I have a bit of a slash-and-burn preference when it comes to managing recent exes; as in, I try to push them far away from my eyes, ears, screens, and general orbit. Breakup etiquette varies by the individual, of course, but I’m a big believer in ceasing Facebook friendship (or, at the very least, unfollowing). It’s weird to feel nostalgic for the time when that was enough to banish an ex from your pixelated portals—now, the measure is only one facet in a series of controlled burn tactics.
Even after unfriending, then unfollowing on Instagram and Twitter, there’s still work to be done to scrub all those timelines of your ex. Enter: the Digital Death Clean. It sounds metal because it is—and it works. Let’s look at how to rid your internet and phone of crummy former flings once and for all.
Yes, in theory, simply ending a Facebook friendship should mean you never have to see said unfriended person on your feed ever again. And yet! It’s not exhaustive; namely, your search history never forgets. Until you tell it to. Clear your Facebook search history by clicking into the search bar. From there, hit edit, and clear searches. Gone! This is a good option if you don’t want to be so extreme as to full-on block them from ever viewing your profile (and you theirs).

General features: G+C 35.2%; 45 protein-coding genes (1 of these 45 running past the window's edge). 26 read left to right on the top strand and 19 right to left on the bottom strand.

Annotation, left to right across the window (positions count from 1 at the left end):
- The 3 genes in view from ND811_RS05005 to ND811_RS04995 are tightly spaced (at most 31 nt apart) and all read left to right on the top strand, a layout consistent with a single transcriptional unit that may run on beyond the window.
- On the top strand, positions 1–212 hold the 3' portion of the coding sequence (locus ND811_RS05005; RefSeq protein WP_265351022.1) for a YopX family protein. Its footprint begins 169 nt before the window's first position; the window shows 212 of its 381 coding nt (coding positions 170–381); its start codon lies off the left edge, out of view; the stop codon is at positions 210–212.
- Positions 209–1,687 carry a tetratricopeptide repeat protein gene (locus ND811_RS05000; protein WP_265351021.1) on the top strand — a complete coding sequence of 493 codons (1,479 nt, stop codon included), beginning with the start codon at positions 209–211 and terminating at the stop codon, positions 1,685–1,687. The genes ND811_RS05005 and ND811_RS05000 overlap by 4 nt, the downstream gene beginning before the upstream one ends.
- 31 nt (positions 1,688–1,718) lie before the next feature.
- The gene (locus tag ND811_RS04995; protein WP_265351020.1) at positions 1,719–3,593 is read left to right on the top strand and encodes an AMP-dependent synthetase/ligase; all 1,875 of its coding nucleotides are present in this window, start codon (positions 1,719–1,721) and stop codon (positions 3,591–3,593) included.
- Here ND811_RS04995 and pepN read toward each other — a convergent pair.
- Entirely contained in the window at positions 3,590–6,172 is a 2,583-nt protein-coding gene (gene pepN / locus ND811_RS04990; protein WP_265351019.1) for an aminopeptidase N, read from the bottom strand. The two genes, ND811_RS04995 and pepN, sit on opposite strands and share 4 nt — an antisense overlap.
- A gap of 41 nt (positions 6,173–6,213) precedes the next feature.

Again, blocking is always an option, but the mute button is a little less visceral. Fam, this function has been around since 2014. Head to their account (which you perhaps have already unfollowed), click the three dots next to the follow button, and select mute. From there, you shouldn’t see any interactions they have had with your mutuals. Tight.
You got options here: As with Twitter, you can mute their account (toggle to their account, hit the three dots in the top right corner, mash mute). Or, as with Facebook, you can reset your search history back to a clean slate—which, TBH, doesn’t seem like a bad idea every now and then regardless of recent heartbreak. To do the latter: Go to your profile, hit the gear icon on an iPhone or the three dots on an Android (both in the top right corner, aka “settings”), tap search history, and then clear.
In case you have a momentary lapse and want to “check in” on their account, know that this will intro their handle back into your search history. Throw some proverbial Clorox on any possibility of that by permanently hiding their handle. Visit the search page, hit the search bar, tap top or people, tap and hold the account(s) you want to avoid, and then mash “hide.”
And, assuming you want to avoid any future orbiting instances, block them from viewing your Insta stories like so: Pull up any of your existing stories, hit the “more” option in the bottom right corner, select story settings from the pop-up menu, then “hide story from” and select their account. That golden content is a privilege, not a right. (Note: If they don’t follow you, this option won’t work. Perhaps consider going private for a spell or something? Remember that public profiles—including stories—are public to, uh, the public.)